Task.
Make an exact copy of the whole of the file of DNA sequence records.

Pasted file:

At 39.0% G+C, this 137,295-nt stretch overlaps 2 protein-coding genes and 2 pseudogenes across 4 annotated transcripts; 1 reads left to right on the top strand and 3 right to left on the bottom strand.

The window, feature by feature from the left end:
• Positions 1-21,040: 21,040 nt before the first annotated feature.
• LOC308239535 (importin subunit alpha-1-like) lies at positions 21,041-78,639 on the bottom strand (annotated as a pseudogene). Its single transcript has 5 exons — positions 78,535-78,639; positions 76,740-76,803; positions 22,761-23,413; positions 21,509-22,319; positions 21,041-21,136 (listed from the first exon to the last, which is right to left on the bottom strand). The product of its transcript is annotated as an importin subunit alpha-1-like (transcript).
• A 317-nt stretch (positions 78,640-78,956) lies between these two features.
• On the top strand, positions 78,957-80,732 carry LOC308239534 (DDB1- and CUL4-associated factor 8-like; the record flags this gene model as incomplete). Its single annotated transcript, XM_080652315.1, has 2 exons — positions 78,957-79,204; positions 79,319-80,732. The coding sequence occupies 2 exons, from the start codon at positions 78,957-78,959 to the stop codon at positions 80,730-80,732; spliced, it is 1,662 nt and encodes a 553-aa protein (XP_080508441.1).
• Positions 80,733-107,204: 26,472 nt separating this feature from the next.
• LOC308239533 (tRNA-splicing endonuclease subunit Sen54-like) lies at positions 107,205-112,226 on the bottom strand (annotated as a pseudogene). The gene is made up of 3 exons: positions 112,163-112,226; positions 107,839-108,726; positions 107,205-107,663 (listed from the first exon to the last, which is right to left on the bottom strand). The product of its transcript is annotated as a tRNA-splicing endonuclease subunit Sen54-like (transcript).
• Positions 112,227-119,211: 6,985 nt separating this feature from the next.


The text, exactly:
At 39.0% G+C, this 137,295-nt stretch overlaps 2 protein-coding genes and 2 pseudogenes across 4 annotated transcripts; 1 reads left to right on the top strand and 3 right to left on the bottom strand.

The window, feature by feature from the left end:
• Positions 1-21,040: 21,040 nt before the first annotated feature.
• LOC308239535 (importin subunit alpha-1-like) lies at positions 21,041-78,639 on the bottom strand (annotated as a pseudogene). Its single transcript has 5 exons — positions 78,535-78,639; positions 76,740-76,803; positions 22,761-23,413; positions 21,509-22,319; positions 21,041-21,136 (listed from the first exon to the last, which is right to left on the bottom strand). The product of its transcript is annotated as an importin subunit alpha-1-like (transcript).
• A 317-nt stretch (positions 78,640-78,956) lies between these two features.
• On the top strand, positions 78,957-80,732 carry LOC308239534 (DDB1- and CUL4-associated factor 8-like; the record flags this gene model as incomplete). Its single annotated transcript, XM_080652315.1, has 2 exons — positions 78,957-79,204; positions 79,319-80,732. The coding sequence occupies 2 exons, from the start codon at positions 78,957-78,959 to the stop codon at positions 80,730-80,732; spliced, it is 1,662 nt and encodes a 553-aa protein (XP_080508441.1).
• Positions 80,733-107,204: 26,472 nt separating this feature from the next.
• LOC308239533 (tRNA-splicing endonuclease subunit Sen54-like) lies at positions 107,205-112,226 on the bottom strand (annotated as a pseudogene). The gene is made up of 3 exons: positions 112,163-112,226; positions 107,839-108,726; positions 107,205-107,663 (listed from the first exon to the last, which is right to left on the bottom strand). The product of its transcript is annotated as a tRNA-splicing endonuclease subunit Sen54-like (transcript).
• Positions 112,227-119,211: 6,985 nt separating this feature from the next.